Monday, July 17, 2017

Quantum, Proportionality, and Uncertainty in Punitive Damages

Airbus Helicopters SAS v Bell Helicopter Textron Canada Limitée 2017 FC 170 Martineau J [FC Damages]
            2,207,787 / helicopter landing gear

As I noted in my post on Airbus’ entitlement to punitive damages, most jurisdictions do not award enhanced or punitive damages for patent infringement, or for civil actions more generally, because, as explained by Lord Reid in Cassell & Co Ltd v Broome [1972] UKHL 3 [1972] 1 All ER 801, it is undesirable to expose a party to a quasi-criminal sanction when both entitlement and quantum are so vaguely defined. With respect to quantum, he noted “[t]here is no limit to the punishment except that it must not be unreasonable.”

In US patent law uncertainty regarding quantum is addressed by limiting the total award to a maximum of three times compensatory damages assessed: 35 USC § 284. This means that the punitive damages are limited to twice the compensatory damages. So, in this case, the award of $1,500,000, comprised of $500,000 in compensatory damages and $1,000,000 in punitive damages, would be the maximum allowable under US law.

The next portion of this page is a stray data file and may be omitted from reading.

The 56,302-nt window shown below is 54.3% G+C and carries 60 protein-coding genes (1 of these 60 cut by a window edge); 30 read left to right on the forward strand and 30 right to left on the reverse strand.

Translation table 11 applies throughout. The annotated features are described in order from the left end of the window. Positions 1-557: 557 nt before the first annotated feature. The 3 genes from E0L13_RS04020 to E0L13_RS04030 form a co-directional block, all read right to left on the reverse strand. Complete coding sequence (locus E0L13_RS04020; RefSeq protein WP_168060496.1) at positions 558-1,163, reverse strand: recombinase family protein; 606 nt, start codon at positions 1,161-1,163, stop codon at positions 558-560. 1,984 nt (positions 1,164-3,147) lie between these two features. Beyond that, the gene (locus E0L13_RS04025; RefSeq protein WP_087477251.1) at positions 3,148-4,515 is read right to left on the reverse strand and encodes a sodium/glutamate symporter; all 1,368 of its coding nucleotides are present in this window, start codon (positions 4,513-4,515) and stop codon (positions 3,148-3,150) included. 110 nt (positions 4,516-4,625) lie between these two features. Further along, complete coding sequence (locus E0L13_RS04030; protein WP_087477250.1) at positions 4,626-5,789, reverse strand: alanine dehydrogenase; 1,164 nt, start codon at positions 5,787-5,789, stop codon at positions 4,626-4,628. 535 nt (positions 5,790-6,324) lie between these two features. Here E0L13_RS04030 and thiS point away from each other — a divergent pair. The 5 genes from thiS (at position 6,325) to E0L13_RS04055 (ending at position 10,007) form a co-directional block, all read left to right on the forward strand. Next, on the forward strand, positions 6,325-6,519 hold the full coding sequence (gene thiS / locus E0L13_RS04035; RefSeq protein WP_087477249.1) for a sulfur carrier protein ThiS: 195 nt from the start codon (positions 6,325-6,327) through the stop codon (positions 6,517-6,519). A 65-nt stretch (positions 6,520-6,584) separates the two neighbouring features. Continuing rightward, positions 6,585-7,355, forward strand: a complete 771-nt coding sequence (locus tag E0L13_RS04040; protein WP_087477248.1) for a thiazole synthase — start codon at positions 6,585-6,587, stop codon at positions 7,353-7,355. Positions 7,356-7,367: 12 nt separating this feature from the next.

In Canadian law there is no such hard limit, either with respect to patents or more generally, though this may be because punitive awards have tended to be more modest and less of often granted. In Whiten v. Pilot Insurance Co 2002 SCC 18, [70], the SCC recognized the problem of uncertainty relating to quantum:

[70 [T]he incantation of the time-honoured pejoratives (“high-handed”, “oppressive”, “vindictive”, etc.) provides insufficient guidance (or discipline) to the judge or jury setting the amount. . . . A more principled and less exhortatory approach is desirable.